Both doctors ended up calling me that evening, Doctor #1 to say he had left a voicemail with Doctor #2 and wished me luck with recovery, and Doctor #2 to say she had received a voicemail from Doctor #1 but didn't want to call him back. She kept asking me what his specific words to me were earlier that day. It seemed like she was freaking out about getting in trouble herself. She told me that she didn't want to see me as a patient again and hung up the phone.

I had no choice but to quit Adderall cold turkey. Actually, I wouldn't even call it "quitting," because I was professionally cut off against my will. Deep down, I'm grateful that I was caught as my life I know my problem would have gotten much worse. The day that I got caught, I began my adult life without Adderall. For the next several months, I lived in fear of every official-looking letter and every unknown phone call I received. But nothing ever happened.

I never received a letter from "the state," my insurance company, etc. after I got caught, which was about 1.5 years ago. I never heard from either doctor again.

I haven't been to another physician since then, because I'm afraid and embarrassed that they might pull up my history with Adderall and...I don't know...judge me or something? And I'm afraid that the next time I go to a pharmacy to get anything filled, they'll treat me like a criminal (I assume I've been red-flagged, but I don't totally understand this system). I know it wouldn't be unfounded, but I'm just afraid and deeply reluctant.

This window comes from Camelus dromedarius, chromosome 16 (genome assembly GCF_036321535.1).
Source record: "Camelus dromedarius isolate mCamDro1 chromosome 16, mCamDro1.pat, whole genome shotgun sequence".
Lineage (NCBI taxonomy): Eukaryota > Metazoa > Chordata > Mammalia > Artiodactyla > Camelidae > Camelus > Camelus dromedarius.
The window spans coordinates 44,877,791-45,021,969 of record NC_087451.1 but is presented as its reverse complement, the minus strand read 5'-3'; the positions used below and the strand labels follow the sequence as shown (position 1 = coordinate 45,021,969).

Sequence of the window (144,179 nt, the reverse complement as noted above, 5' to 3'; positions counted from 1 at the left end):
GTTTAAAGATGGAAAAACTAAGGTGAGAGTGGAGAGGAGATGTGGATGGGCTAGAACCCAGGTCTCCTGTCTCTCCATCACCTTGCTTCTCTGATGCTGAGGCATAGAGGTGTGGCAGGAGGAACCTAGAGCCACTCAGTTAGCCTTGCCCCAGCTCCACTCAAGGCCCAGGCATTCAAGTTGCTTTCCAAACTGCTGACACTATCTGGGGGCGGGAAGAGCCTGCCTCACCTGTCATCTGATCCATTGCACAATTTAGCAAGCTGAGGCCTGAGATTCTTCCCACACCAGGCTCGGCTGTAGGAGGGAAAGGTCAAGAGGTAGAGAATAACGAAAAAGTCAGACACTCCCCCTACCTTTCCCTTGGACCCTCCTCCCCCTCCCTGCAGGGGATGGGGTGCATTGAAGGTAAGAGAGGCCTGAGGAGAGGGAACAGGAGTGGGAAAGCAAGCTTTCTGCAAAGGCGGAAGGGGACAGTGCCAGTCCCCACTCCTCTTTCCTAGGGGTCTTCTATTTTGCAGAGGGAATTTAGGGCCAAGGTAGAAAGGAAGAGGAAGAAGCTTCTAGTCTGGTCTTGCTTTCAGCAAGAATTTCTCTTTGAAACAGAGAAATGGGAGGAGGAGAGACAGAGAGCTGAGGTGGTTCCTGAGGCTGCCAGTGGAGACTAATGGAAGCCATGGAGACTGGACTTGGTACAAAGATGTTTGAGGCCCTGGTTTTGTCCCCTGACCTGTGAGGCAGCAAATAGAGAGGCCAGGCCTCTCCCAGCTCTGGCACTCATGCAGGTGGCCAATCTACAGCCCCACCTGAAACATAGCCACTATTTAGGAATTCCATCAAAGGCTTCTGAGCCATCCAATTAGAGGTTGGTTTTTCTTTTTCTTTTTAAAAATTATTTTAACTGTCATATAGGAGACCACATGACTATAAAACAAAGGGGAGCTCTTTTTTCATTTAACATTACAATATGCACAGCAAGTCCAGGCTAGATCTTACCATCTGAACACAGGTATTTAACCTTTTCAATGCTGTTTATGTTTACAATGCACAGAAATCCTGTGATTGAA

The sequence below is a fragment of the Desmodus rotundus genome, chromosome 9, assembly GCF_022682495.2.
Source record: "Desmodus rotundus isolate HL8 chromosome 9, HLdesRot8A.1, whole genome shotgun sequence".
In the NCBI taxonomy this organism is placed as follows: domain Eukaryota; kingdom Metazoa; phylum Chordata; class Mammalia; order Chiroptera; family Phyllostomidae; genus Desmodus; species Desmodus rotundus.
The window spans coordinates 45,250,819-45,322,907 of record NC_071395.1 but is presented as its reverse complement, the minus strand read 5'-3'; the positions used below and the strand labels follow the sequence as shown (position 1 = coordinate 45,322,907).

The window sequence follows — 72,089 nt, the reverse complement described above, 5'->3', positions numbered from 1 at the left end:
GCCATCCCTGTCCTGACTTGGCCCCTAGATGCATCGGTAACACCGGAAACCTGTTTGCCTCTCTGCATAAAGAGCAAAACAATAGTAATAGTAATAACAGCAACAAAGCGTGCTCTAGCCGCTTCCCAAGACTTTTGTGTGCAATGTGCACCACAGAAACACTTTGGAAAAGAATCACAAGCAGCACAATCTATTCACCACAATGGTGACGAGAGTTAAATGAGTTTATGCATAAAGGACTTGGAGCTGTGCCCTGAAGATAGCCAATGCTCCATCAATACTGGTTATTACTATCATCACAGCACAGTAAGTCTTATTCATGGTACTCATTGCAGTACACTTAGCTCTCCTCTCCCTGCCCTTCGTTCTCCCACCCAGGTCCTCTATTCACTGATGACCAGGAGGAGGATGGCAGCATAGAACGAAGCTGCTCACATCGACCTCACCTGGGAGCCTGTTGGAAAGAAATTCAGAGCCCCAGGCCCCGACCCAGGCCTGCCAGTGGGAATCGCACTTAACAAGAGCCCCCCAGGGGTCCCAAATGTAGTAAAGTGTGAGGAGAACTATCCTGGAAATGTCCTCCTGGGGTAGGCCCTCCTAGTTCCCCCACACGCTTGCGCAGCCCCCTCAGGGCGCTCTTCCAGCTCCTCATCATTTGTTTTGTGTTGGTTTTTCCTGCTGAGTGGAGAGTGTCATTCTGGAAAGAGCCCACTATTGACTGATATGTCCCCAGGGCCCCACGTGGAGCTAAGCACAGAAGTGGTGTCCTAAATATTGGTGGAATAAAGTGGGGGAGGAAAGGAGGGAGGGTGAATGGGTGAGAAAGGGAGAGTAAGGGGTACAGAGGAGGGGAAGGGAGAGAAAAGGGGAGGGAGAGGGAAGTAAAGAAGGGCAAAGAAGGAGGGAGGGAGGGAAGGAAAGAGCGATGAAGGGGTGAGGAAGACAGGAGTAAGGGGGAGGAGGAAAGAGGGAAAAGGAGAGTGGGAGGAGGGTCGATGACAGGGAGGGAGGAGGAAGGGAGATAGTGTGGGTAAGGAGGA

What I still have questions about is my status in the medical system. What database(s) have I likely been flagged in? What does this mean for me moving forward? If I see another psychiatrist down the line, will they know what happened and not want to be my doctor? Will it be difficult for me to obtain prescriptions for the rest of my life?

This is the first time I've ever discussed what happened, with anyone, since the incident. Thank you for giving me a space to let it out. If anyone can provide me with any insight into my situation, I would be so appreciative.

sarahsweets
01-27-17, 05:16 AM
I think it might have a little to do with what kind of prescription drug monitoring you have in your state and whether your doctors were aware of it, and whether a new doctor would see it. I always thought it was just the basics, what meds you are prescribed and from whom. I dont know if that stuff hangs around or if it disappears as time goes by. In theory I would like to think that as long as you are not currently getting those scripts, that the info in that database wouldnt pop up but I am not sure. Maybe a pharmacist or student or someone like that is around here to shed some light on it.